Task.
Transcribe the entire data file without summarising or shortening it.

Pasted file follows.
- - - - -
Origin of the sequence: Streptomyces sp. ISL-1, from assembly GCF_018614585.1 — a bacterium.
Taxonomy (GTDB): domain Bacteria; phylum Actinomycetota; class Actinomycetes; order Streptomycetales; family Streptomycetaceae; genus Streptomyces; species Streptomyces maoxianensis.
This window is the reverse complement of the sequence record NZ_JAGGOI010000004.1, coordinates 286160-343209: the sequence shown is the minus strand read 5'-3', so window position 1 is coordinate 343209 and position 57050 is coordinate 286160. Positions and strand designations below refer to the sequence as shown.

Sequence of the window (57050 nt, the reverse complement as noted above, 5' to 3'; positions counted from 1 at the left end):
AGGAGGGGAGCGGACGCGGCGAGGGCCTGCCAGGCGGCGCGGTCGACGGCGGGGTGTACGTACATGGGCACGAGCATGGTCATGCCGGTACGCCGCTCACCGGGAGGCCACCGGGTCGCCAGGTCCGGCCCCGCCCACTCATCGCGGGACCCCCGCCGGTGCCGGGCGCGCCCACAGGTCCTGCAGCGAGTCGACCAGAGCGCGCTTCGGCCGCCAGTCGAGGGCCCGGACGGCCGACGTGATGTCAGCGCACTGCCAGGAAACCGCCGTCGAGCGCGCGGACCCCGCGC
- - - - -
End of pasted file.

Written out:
Origin of the sequence: Streptomyces sp. ISL-1, from assembly GCF_018614585.1 — a bacterium.
Taxonomy (GTDB): domain Bacteria; phylum Actinomycetota; class Actinomycetes; order Streptomycetales; family Streptomycetaceae; genus Streptomyces; species Streptomyces maoxianensis.
This window is the reverse complement of the sequence record NZ_JAGGOI010000004.1, coordinates 286160-343209: the sequence shown is the minus strand read 5'-3', so window position 1 is coordinate 343209 and position 57050 is coordinate 286160. Positions and strand designations below refer to the sequence as shown.

Sequence of the window (57050 nt, the reverse complement as noted above, 5' to 3'; positions counted from 1 at the left end):
AGGAGGGGAGCGGACGCGGCGAGGGCCTGCCAGGCGGCGCGGTCGACGGCGGGGTGTACGTACATGGGCACGAGCATGGTCATGCCGGTACGCCGCTCACCGGGAGGCCACCGGGTCGCCAGGTCCGGCCCCGCCCACTCATCGCGGGACCCCCGCCGGTGCCGGGCGCGCCCACAGGTCCTGCAGCGAGTCGACCAGAGCGCGCTTCGGCCGCCAGTCGAGGGCCCGGACGGCCGACGTGATGTCAGCGCACTGCCAGGAAACCGCCGTCGAGCGCGCGGACCCCGCGC